New Russian Military Satellite Launches on Soyuz Rocket

A Soyuz rocket and Fregat upper stagesuccessfully launcheda Russian military communications satellite Tuesday to a high-altitudeorbitabove Earth.

The venerable expendable booster,upgraded with digitalcontrol systems and improved engines, blasted off from the PlesetskCosmodromein northern Russia 0059 GMT Tuesday (8:59 p.m. EDT Monday).

The three-stage Soyuz2-1a vehiclefinished its role in the launch within 10 minutes, giving way to aFregat upperstage to fire several times to place the Meridian communicationspayload in theplanned orbit.

The Meridian spacecraft will circleEarth in ahighly-inclined egg-shaped orbit with a high point stretching nearly25,000miles above the planet.

Thishigh-altitude perch,commonly called a Molniya orbit, allows satellites to stay in view ofRussianterritory for several hours during each circuit around the planet.Satellitesin this type of orbit cover polar regions, areas out of reach of manytraditional communications spacecraft in equatorial orbits. [Top10 Russian SpaceMissions]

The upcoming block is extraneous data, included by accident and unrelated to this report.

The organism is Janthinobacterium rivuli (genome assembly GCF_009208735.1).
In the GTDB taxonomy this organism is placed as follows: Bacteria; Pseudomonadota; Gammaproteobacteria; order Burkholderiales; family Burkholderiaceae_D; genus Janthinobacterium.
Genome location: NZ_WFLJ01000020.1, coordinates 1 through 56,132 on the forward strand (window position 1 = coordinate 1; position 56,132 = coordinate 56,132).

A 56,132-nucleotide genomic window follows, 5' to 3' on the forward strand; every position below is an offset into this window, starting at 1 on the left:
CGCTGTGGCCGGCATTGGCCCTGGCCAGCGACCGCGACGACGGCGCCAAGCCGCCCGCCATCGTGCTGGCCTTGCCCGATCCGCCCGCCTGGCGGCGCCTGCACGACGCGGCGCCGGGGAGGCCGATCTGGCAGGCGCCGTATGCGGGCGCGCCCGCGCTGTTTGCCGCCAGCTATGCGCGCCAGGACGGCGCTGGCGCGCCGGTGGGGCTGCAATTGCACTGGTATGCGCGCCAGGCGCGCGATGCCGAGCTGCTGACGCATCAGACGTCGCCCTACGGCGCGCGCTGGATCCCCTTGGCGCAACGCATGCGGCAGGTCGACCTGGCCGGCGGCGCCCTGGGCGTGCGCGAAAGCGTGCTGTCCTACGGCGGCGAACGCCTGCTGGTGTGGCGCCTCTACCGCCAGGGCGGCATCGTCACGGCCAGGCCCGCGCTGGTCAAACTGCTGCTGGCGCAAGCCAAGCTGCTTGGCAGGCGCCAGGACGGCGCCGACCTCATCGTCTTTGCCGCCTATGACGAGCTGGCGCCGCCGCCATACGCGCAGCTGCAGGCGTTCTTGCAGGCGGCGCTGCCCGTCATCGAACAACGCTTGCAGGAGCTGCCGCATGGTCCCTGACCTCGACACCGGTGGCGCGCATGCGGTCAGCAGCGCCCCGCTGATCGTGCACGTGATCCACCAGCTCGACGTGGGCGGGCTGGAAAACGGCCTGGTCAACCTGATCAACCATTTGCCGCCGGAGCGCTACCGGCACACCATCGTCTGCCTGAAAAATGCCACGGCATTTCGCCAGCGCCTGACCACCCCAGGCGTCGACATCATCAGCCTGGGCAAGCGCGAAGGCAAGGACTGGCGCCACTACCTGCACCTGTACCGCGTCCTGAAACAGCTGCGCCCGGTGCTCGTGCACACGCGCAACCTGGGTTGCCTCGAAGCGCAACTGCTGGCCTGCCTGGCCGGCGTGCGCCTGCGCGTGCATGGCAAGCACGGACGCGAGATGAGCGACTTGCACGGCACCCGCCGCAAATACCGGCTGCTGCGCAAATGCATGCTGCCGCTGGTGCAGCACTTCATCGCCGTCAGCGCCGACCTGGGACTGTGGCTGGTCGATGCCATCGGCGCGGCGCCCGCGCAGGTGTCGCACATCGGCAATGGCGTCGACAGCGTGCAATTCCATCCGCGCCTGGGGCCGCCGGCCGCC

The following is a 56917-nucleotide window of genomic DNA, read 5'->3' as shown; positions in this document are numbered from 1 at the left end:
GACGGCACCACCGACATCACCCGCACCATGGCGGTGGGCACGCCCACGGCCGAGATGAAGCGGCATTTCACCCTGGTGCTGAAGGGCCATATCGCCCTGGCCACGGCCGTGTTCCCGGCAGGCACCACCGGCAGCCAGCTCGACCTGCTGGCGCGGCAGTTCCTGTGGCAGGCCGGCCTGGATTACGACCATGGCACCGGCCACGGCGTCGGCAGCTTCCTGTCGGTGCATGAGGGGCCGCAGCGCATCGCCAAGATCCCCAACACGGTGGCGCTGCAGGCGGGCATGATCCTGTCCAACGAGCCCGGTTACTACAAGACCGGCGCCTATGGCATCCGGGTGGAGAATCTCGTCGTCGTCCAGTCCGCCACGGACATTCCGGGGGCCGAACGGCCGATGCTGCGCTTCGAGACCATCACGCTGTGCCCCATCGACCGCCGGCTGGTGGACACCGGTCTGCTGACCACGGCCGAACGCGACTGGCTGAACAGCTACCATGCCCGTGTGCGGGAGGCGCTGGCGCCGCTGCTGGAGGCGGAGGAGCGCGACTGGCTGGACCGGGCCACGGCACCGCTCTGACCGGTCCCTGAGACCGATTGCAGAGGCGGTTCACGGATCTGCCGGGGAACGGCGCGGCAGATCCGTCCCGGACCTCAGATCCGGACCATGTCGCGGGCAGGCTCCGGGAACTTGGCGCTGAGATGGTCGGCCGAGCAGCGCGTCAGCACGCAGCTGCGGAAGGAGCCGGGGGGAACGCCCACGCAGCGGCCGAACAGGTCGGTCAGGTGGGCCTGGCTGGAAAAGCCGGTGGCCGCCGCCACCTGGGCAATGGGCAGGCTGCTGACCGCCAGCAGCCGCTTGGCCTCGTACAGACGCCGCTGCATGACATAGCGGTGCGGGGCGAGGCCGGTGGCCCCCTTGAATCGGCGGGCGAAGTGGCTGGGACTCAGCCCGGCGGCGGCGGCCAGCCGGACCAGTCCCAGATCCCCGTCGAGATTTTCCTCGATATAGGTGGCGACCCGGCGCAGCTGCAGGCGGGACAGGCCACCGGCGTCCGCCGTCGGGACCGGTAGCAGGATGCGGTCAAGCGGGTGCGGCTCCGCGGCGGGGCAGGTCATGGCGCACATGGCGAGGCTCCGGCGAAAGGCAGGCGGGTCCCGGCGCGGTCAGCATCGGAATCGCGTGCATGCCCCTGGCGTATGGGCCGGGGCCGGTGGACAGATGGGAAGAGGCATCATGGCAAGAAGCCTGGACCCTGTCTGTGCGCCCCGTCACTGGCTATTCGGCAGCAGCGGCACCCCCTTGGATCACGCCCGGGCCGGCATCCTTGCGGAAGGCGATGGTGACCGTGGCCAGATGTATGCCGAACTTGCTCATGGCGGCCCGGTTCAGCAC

The Soyuz and Fregat launch went"according to plan,"the Meridian satellite's contractor, ISS Reshetnev, said in a statementTuesday.

According to the company's website,the first communicationssession with the Meridian spacecraft was successful and all systemswerefunctioning properly in the hours after launch.

It was the third Meridian satellitelaunched since 2006. TheMeridian satellites are replacements for Molniyacommunicationssatellites providing coverage of high latitude polar regionsof Russia.

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Stephen Clark is the Editor of Spaceflight Now, a web-based publication dedicated to covering rocket launches, human spaceflight and exploration. He joined the Spaceflight Now team in 2009 and previously wrote as a senior reporter with the Daily Texan. You can follow Stephen's latest project at and on Twitter.